It was early afternoon on Saturday. People had been slowly gathering downtown near Central Avenue and Seventh Street all day in the hopes that they would run into the often publicly discussed actor and activist Shia LaBeouf.

LaBeouf was preparing for the opening of his participatory performance art piece, titled “HE WILL NOT DIVIDE US,” a protest piece in opposition to President Trump’s agenda.

The art piece covers an outside wall of the Historic El Rey Theater, with just a live-streaming camera built into the wall and the piece’s title painted around it.



It is the continuation of a previous installation that was taken down from New York City’s Museum of the Moving Image on Feb. 10. The piece was removed from the museum after several instances of violence had been reported near the piece.

LaBeouf invites the public to recite the mantra “He will not divide us” while looking into the camera as an act of “resistance or insistence, opposition or optimism, guided by the spirit of each individual participant and the community,” according to their website.

Early in the day, information about the event was mostly shared through word of mouth or on Twitter. As such, Albuquerque’s youth turned up in groups outside the theater.

Albuquerque local Logan Todd said he had met LaBeouf earlier while at work, and that LaBeouf had personally invited him to attend the event. Todd told his sister and they joined in with the crowd as they gathered around the installation.

Just before 1 p.m., LaBeouf stood before the piece and addressed the gathered crowd.

“We should start silent. Let's just all start finding a quieter spot so we can make this place have some soul. Make it a sacred space...Even if that’s some hippie shit — I f**k with it,” he said.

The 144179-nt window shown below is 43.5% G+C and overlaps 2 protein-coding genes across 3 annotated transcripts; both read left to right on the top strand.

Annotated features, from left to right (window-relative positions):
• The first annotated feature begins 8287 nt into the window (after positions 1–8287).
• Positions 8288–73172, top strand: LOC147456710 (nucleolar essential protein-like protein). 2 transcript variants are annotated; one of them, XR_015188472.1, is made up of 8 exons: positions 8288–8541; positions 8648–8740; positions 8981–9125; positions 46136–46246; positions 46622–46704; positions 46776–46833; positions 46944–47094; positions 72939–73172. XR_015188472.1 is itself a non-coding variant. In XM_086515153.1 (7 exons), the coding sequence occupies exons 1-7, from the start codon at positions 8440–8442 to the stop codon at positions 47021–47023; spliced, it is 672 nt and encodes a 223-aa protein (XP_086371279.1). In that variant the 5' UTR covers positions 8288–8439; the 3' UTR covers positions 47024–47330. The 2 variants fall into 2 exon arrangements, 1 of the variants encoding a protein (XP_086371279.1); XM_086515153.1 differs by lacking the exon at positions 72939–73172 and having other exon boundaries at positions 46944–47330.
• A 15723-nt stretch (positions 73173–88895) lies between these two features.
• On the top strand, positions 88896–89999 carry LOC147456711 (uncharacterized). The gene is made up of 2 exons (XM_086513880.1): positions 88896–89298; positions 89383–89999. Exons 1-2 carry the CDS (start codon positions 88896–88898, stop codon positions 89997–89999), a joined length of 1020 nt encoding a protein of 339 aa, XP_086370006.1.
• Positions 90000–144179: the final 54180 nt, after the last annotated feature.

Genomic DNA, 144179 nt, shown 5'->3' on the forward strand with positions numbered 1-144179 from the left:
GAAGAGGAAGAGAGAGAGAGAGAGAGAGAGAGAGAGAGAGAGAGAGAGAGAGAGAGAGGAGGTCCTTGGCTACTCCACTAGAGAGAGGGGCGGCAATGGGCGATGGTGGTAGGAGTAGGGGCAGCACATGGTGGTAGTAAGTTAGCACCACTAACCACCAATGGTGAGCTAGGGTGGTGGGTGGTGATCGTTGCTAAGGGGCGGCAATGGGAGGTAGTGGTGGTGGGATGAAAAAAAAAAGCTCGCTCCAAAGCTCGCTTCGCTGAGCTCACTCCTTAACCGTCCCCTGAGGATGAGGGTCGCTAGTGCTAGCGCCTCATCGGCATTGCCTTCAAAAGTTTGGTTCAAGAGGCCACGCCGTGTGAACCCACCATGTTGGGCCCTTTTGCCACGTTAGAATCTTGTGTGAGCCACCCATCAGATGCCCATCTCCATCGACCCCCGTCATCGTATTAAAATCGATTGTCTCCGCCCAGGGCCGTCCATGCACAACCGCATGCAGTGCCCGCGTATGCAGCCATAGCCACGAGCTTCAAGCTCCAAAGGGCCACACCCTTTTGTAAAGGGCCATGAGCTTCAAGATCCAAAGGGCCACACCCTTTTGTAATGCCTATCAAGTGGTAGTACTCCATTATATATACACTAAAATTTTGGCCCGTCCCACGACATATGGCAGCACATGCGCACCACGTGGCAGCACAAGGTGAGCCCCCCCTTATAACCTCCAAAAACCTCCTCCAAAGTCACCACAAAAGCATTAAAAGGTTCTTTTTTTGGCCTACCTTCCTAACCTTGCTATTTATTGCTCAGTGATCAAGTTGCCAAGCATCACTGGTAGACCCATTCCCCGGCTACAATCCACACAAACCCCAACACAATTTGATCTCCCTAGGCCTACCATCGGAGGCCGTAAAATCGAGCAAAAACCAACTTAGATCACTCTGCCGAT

LaBeouf then introduced Melissa Tso, a local member of UNM Native activist group Red Nation. She would be leading the first round of chanting the piece’s title and mantra: “He will not divide us.” The crowd gradually joined in and began to chant.

Tso said she had met LaBeouf while wandering around downtown in search of the art piece. She said she began a conversation with him about her concerns for Native issues. He then invited her to take part in the event.

“Albuquerque is such a melting pot. It’s the epicenter of the Native liberation movement, alongside Standing Rock. To me that means ‘he will not divide us,’” Tso said. “Protest is the only form of action we can take to reach systemic change...It’s really nice to be blessed with this and I’m glad that Shia brought us this.”

 LaBeouf, along with his partners Nastja Säde Rönkkö and Luke Turner, intend this project to be a live-streamed performance, taking place during the entire four years of Donald Trump’s presidency.

As the day went on, members of the local community continued to come and go. At one point nearly 50 people gathered around the piece’s camera, reciting the mantra as members of Red Nation stood in the center.

UNM student Andres Reza was present at the event and said he appreciated the message LaBeouf was trying to put forth.

“Shia has a good point. He’s not necessarily an anti-Trump supporter. His message isn’t hate toward different people,” he said. “I have family that are actually scared that they’re going to be taken away. It’s an awful thing. It makes me sad.”

South Valley native and local artist Marg Prettit, or “Mama Z” as she is called, said it was the first time she’d seen Albuquerque so unified.

“I keep telling everybody, don’t be afraid of this nation. The young people got it going on. They’re standing up,” she said.

The 24-hour live stream can be seen at www.hewillnotdivide.us.


Gabriela Garcia-Huff is a news reporter at the Daily Lobo. She can be reached at news@dailylobo.com or on Twitter @theGreen_Gablin.